The deputy leader of St Helens Council has hit out at online trolls for hurling abuse at councillors over the Local Plan.
Coun Andy Bowden, cabinet member for balanced development, housing and economic opportunity, spoke out as the council voted through the St Helens Local Plan this week.
The deputy Labour leader said councillors were “vilified” during the public consultation carried out on the ‘preferred options’ Local Plan in late 2016.
Coun Bowden said: “Despite accusations to the contrary we did exactly what we said we would do. We listened to what respondents said.
“We have taken account of those that made valid points and set out their legitimate concerns.
“And though at times I would disagree with their views, I thank them for their contributions.
“However, what this process did not take account of was the abuse, lies, half-truths, disinformation, occasional misogyny and vilification directed at councillors and the council.
“It may well be a product of a wider issue around the use of social media and the belief you can say anything you like about anyone, but it added nothing to the process and says far more about those who took that approach than their intended targets.”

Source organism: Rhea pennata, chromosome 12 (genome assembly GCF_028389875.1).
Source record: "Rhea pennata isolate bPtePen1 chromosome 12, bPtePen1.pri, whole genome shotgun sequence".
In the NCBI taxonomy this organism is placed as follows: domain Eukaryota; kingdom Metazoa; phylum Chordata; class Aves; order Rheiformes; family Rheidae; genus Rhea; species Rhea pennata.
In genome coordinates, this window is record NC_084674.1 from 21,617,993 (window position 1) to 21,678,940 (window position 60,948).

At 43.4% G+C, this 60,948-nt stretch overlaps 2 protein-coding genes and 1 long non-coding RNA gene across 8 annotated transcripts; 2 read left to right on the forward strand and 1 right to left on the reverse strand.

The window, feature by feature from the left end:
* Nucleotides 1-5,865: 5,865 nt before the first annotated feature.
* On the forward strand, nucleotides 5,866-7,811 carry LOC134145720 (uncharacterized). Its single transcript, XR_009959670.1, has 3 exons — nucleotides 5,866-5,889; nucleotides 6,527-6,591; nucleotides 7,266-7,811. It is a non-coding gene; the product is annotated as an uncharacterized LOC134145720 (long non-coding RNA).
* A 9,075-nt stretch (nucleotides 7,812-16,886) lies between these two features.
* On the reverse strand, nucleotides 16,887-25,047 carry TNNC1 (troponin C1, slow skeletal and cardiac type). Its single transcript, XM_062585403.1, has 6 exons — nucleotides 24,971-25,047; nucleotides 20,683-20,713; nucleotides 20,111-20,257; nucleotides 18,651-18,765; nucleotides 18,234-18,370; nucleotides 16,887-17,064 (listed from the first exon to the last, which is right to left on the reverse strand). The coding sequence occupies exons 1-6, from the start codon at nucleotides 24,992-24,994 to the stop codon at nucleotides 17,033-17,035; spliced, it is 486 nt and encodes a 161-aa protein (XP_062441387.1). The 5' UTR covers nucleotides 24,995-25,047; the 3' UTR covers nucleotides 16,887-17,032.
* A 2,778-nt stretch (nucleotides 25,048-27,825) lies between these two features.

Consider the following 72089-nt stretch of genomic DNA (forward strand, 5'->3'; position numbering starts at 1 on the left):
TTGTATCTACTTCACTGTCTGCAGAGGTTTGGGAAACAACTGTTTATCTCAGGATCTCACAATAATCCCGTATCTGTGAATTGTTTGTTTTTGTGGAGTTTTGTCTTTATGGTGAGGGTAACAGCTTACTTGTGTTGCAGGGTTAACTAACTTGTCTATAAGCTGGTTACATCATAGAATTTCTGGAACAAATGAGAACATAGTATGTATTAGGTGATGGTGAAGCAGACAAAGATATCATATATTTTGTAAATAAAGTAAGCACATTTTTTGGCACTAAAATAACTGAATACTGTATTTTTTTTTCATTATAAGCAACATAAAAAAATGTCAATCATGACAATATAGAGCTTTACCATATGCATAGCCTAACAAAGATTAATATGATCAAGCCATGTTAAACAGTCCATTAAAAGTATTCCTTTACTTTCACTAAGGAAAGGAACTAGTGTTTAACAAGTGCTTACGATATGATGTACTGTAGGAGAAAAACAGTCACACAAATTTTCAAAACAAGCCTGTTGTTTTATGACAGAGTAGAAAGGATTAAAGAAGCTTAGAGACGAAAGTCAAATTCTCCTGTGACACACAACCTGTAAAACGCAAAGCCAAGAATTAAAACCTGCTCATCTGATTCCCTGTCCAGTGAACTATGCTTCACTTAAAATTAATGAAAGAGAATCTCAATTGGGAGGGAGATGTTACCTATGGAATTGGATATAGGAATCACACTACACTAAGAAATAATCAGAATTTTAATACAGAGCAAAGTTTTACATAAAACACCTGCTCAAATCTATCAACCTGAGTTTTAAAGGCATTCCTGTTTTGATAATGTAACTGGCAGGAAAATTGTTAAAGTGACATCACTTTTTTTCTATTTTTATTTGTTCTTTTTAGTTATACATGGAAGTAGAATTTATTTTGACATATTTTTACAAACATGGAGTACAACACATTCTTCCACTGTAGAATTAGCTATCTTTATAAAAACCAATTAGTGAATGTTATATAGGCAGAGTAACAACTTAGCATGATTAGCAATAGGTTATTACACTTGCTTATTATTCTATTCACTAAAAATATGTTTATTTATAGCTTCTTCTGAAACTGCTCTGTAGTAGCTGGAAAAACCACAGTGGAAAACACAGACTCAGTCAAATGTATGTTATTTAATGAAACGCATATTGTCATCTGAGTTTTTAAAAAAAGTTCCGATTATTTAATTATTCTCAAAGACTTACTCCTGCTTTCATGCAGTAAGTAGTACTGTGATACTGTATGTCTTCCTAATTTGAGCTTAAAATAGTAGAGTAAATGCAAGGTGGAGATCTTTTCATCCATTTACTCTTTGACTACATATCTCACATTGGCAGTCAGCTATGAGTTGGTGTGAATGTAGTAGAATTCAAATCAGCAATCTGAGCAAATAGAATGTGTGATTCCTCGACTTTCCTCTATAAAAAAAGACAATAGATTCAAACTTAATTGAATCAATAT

In September of this year the council delayed the Local Plan following the release of new government data on household projections.
In the preferred options plan, the council allocated land to accommodate 570 housing units per annum.
The revised plan proposes delivery of 486 per annum.
Coun Seve Gomez-Aspron, ward member for Newton-le-Willows, said the figures have been revised because of a new methodology, and not down to pressure from campaigners.
The Labour councillor – who has faced multiple disciplinary hearings in the past over his online conduct – accused protest groups of “throwing tantrums”.
He also took aim at “one-trick ponies elected on fairytale promises”, which was likely aimed at independent Rainhill councillor James Tasker, who campaigned heavily on opposition to green belt development.
Coun Gomez-Aspron said: “The figures have changed because of the government methodology.
“And as Coun Bowden said, not through protest groups throwing tantrums and bravely hurling anonymous abuse on social media then complaining when they get it back.
“Or one-trick ponies elected on fairy-tale promises that they don’t want no development at all.”
The Local Plan was approved by the council following a named vote.
An eight-week publication period will begin on January 14 to allow the public to view the plan and submit representations to the council.
The plan will then be submitted to an independent planning inspector in the summer, with the council aiming to adopt the Local Plan in 2020.